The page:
• 9. Causes. • • • • • • • Fever Medication change Unknown Metabolic Congenital Anoxic Other (trauma, vascular, infection, tumor, drugs,endocrine) DeLorenzo RJ. Epilepsia 1992;33 Suppl 4:S15-25 36 % 20 % 9 % 8% 7 % 5 % 15 %
  • 10. Pathophysiology • GLUTAMATE = the major excitatory AA neurotransmitter in brain – Any factor increases Glutamate activity can lead to seizures – NMDA(N-methyl-D-aspartic acid) is an AA derivative which acts as a specific agonist at the NMDA receptor mimicking the action of glutamate • GABA = main inhibitory neurotransmitter, ; GABA antagonists can cause SE
  • 11. Drugs which can cause seizures • Antibiotics – Penicillins – Isoniazid – Metronidazole • Anesthetics, narcotics – Halothane, enflurane – Cocaine, fentanyl – Ketamine • Psychopharmaceuticals – Antihistamines – Antidepressants – Antipsychotics – Phencyclidine – Tricyclic antidepressants – List of drugs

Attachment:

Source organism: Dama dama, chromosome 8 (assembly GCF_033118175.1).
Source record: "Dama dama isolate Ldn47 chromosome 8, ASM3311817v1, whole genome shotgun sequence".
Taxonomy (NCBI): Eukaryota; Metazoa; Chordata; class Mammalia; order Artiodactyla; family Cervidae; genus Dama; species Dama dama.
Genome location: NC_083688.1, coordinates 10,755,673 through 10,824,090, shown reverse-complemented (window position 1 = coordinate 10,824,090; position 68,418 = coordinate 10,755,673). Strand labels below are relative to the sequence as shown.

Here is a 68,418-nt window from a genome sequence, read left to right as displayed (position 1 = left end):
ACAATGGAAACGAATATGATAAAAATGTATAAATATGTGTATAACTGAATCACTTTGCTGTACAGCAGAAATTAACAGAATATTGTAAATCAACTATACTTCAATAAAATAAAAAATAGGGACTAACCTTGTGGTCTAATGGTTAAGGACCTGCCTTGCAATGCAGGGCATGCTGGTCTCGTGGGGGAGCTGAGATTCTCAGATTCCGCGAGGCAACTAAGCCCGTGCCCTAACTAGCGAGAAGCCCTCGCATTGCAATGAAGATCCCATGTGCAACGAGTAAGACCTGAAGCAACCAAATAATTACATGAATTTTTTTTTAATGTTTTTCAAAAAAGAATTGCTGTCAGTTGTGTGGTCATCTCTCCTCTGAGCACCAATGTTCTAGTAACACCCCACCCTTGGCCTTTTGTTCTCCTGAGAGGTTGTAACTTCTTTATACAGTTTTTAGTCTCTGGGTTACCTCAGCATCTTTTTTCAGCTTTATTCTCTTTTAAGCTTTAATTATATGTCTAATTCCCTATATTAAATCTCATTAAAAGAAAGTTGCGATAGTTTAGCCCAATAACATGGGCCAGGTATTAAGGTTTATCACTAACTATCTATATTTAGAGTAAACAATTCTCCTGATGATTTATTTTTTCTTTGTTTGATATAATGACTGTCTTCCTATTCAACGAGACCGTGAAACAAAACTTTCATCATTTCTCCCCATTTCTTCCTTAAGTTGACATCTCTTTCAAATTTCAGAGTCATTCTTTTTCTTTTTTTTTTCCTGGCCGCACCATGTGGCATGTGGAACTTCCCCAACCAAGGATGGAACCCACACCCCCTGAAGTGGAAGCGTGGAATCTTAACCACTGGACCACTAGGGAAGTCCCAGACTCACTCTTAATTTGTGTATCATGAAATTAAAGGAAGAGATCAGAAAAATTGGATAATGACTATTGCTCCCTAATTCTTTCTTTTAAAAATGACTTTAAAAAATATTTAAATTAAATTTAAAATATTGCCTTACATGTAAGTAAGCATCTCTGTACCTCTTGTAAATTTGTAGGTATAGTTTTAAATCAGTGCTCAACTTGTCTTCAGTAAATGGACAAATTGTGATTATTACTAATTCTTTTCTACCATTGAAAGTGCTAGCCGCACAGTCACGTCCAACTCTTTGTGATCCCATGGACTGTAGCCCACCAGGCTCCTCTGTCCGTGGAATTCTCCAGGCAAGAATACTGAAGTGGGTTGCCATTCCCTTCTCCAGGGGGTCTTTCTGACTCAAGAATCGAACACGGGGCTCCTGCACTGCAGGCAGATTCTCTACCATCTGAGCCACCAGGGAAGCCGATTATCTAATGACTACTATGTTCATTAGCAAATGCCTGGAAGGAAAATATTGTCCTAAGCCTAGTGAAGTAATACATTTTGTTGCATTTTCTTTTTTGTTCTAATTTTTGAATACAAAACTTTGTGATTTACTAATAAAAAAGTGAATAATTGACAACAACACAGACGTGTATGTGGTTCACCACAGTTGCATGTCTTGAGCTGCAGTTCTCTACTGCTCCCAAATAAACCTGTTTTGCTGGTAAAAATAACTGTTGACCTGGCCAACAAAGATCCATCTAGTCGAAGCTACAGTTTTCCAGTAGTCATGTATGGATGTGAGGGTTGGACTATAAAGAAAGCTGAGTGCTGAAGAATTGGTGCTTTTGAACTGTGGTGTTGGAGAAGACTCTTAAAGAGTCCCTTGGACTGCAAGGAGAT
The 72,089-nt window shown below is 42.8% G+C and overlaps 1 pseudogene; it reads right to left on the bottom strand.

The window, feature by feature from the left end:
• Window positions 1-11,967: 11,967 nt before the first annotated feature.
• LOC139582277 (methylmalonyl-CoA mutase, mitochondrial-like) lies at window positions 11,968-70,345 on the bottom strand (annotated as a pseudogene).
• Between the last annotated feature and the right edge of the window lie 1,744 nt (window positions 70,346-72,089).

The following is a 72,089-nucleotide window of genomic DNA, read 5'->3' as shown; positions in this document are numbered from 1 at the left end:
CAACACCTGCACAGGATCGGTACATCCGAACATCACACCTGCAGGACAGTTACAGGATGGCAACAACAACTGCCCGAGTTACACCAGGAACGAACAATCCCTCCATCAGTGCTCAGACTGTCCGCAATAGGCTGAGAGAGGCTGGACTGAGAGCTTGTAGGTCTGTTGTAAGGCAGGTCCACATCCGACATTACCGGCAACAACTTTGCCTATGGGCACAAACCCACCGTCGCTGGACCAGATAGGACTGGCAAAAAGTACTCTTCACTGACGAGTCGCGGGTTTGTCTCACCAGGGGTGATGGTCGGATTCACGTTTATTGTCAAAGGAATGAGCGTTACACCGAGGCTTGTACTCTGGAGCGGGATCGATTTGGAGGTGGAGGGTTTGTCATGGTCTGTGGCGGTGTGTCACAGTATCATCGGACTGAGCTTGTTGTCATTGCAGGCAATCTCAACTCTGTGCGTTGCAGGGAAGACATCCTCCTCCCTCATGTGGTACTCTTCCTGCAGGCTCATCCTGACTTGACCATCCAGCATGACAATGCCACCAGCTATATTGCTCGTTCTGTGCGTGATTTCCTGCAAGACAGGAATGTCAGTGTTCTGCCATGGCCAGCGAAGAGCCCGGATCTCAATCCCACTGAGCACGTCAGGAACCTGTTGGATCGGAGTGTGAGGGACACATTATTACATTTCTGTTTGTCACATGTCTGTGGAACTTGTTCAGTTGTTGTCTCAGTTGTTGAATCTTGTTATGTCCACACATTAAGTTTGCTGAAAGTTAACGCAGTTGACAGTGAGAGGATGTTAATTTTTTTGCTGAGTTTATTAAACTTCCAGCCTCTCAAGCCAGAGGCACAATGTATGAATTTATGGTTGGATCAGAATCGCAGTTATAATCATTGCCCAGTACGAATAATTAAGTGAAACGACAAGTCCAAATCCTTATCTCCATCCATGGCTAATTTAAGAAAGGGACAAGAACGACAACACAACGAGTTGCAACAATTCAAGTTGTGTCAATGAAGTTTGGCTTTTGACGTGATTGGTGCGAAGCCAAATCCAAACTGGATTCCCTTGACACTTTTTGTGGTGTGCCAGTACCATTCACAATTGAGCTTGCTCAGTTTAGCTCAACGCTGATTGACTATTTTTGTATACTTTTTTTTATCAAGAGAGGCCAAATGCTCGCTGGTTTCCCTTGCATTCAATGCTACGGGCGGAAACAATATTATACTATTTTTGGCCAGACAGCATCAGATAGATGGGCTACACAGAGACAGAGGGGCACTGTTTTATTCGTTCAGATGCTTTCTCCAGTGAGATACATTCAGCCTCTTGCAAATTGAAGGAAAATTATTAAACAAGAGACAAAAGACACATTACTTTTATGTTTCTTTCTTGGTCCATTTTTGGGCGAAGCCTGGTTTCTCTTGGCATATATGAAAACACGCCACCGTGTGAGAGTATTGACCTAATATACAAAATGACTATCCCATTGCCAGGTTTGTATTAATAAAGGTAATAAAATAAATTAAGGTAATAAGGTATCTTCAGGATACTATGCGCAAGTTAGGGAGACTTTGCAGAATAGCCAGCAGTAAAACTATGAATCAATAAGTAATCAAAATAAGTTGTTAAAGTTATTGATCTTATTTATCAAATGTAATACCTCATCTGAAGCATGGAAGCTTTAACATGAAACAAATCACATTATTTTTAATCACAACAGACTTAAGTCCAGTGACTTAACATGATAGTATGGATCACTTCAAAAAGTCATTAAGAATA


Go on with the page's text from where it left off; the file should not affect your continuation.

• 12. Mortality • Adults • Children 15 to 22% 3 to 15% Reviewed in: Fountain NB. Epilepsia 2000;41 Suppl 2:S23-30
  • 13. Prolonged seizures Temporary systemic changes Life threatening systemic changes Duration of seizure Death
  • 14. Respiratory • Hypoxia and hypercarbia - ⇓ ventilation (chest rigidity from muscle spasm) - Hypermetabolism (⇑ O2 consumption, ⇑ CO2 production) - Poor handling of secretions - Neurogenic pulmonary edema?
  • 15. Hypoxia • Hypoxia/anoxia markedly increase the risk of mortality in SE • Seizures (without hypoxia) are much less dangerous than seizures and hypoxia Towne AR. Epilepsia 1994;35(1):27-34
  • 16. Neurogenic pulmonary edema •Rare complication •Likely occurs as consequence of marked increase of pulmonary vascular pressure Johnston SC. Postictal pulmonary edema requires pulmonary vascular pressure increases. Epilepsia 1996;37(5):428-32